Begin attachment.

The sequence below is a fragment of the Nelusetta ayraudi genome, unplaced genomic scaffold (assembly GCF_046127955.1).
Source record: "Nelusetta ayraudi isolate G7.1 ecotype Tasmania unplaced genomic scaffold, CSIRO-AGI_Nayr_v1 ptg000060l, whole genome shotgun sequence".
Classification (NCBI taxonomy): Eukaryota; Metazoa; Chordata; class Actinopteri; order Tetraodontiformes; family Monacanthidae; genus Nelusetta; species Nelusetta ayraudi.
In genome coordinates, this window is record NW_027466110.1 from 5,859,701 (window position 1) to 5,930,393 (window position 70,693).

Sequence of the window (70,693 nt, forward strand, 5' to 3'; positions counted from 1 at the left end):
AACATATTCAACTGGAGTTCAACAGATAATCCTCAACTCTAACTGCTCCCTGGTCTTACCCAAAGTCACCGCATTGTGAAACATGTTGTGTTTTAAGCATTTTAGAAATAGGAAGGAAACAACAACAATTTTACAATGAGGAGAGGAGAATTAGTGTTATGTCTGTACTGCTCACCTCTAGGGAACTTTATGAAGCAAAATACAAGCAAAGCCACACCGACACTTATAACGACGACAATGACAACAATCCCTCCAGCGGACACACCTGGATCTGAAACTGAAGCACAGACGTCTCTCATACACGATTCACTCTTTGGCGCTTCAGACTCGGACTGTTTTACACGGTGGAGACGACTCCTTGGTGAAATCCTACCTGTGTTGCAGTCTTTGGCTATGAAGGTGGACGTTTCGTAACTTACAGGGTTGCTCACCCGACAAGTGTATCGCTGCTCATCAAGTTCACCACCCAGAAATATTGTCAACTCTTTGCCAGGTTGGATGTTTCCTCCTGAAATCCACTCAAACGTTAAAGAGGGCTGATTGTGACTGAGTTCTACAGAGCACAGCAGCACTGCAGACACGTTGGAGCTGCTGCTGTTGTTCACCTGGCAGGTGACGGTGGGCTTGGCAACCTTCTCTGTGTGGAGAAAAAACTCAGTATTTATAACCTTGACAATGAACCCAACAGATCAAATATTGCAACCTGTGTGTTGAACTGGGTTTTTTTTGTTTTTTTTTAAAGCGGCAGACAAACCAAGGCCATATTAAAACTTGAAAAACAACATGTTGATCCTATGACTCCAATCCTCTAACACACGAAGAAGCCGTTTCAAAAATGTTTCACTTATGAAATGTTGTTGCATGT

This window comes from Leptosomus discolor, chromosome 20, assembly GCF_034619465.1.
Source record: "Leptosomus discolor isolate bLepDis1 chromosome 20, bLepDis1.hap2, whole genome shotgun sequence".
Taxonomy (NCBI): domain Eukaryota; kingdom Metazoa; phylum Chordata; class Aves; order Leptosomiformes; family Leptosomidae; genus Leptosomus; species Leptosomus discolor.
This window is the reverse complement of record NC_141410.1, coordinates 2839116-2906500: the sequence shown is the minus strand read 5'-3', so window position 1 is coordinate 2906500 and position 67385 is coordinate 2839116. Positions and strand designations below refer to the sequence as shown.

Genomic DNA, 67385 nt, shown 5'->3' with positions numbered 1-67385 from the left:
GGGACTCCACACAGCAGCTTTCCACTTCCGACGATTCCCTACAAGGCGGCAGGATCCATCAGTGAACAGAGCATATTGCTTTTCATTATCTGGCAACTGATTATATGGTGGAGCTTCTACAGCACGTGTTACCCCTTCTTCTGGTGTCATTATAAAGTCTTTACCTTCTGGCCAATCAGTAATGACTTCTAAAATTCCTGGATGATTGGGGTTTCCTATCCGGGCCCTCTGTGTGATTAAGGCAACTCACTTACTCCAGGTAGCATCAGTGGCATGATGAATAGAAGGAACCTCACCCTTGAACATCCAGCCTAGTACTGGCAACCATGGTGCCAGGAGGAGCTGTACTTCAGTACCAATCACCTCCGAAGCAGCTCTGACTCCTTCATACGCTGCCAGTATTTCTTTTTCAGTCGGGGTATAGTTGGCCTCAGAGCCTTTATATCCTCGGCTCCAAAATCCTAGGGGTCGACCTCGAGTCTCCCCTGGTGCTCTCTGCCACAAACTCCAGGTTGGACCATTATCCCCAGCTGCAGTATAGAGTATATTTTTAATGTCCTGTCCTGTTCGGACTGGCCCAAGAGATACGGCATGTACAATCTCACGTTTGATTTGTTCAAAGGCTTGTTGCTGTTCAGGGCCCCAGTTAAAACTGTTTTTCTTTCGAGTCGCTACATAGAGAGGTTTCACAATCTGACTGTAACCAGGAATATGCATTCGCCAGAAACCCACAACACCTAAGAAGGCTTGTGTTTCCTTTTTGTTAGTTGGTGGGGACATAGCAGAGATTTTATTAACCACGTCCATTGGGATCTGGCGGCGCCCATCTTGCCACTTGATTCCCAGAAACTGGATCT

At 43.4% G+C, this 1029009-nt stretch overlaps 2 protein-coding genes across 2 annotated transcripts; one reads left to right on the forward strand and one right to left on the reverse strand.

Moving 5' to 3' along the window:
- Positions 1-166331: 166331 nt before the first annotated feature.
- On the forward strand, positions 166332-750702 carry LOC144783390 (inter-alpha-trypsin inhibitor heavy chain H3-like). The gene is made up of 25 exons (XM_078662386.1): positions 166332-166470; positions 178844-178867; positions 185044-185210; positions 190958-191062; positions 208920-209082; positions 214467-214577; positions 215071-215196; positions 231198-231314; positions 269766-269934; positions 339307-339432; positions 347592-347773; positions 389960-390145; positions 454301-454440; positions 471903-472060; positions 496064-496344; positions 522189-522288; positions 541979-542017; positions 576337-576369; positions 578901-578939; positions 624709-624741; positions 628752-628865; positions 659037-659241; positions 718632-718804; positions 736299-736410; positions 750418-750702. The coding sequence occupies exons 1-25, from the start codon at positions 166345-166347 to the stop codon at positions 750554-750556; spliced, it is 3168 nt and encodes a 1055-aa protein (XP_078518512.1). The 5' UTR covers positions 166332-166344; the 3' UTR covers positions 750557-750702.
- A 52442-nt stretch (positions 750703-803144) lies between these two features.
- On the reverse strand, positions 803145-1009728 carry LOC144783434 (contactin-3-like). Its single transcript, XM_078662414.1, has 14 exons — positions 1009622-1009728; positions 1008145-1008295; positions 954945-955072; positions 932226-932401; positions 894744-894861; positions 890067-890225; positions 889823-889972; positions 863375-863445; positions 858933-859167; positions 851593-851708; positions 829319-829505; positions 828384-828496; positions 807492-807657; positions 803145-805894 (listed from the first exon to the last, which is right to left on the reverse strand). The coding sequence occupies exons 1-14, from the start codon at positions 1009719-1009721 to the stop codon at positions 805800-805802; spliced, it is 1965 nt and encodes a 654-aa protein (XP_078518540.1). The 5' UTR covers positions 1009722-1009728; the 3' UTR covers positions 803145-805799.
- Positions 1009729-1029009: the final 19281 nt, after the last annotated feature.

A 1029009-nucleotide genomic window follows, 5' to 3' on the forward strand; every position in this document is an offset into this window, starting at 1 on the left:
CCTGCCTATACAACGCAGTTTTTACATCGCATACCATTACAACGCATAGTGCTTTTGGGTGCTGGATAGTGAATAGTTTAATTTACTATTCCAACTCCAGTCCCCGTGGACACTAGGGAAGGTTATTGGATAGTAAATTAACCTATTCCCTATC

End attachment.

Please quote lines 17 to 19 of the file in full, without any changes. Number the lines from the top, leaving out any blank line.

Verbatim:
- A 52442-nt stretch (positions 750703-803144) lies between these two features.
- On the reverse strand, positions 803145-1009728 carry LOC144783434 (contactin-3-like). Its single transcript, XM_078662414.1, has 14 exons — positions 1009622-1009728; positions 1008145-1008295; positions 954945-955072; positions 932226-932401; positions 894744-894861; positions 890067-890225; positions 889823-889972; positions 863375-863445; positions 858933-859167; positions 851593-851708; positions 829319-829505; positions 828384-828496; positions 807492-807657; positions 803145-805894 (listed from the first exon to the last, which is right to left on the reverse strand). The coding sequence occupies exons 1-14, from the start codon at positions 1009719-1009721 to the stop codon at positions 805800-805802; spliced, it is 1965 nt and encodes a 654-aa protein (XP_078518540.1). The 5' UTR covers positions 1009722-1009728; the 3' UTR covers positions 803145-805799.
- Positions 1009729-1029009: the final 19281 nt, after the last annotated feature.